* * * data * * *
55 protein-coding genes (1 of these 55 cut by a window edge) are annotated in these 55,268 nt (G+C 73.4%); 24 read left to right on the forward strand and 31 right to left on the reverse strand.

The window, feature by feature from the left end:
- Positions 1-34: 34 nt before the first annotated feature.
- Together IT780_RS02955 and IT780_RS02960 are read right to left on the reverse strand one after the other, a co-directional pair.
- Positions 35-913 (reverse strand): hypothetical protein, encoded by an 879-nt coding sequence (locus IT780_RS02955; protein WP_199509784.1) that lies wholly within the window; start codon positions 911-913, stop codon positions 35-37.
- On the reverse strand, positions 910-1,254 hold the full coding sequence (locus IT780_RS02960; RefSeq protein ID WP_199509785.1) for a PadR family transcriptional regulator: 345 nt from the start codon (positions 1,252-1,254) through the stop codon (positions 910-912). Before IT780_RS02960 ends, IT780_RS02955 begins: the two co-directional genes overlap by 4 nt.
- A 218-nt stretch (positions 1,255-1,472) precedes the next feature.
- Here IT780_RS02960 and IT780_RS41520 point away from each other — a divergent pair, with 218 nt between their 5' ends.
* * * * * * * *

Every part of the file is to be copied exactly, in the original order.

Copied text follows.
55 protein-coding genes (1 of these 55 cut by a window edge) are annotated in these 55,268 nt (G+C 73.4%); 24 read left to right on the forward strand and 31 right to left on the reverse strand.

The window, feature by feature from the left end:
- Positions 1-34: 34 nt before the first annotated feature.
- Together IT780_RS02955 and IT780_RS02960 are read right to left on the reverse strand one after the other, a co-directional pair.
- Positions 35-913 (reverse strand): hypothetical protein, encoded by an 879-nt coding sequence (locus IT780_RS02955; protein WP_199509784.1) that lies wholly within the window; start codon positions 911-913, stop codon positions 35-37.
- On the reverse strand, positions 910-1,254 hold the full coding sequence (locus IT780_RS02960; RefSeq protein ID WP_199509785.1) for a PadR family transcriptional regulator: 345 nt from the start codon (positions 1,252-1,254) through the stop codon (positions 910-912). Before IT780_RS02960 ends, IT780_RS02955 begins: the two co-directional genes overlap by 4 nt.
- A 218-nt stretch (positions 1,255-1,472) precedes the next feature.
- Here IT780_RS02960 and IT780_RS41520 point away from each other — a divergent pair, with 218 nt between their 5' ends.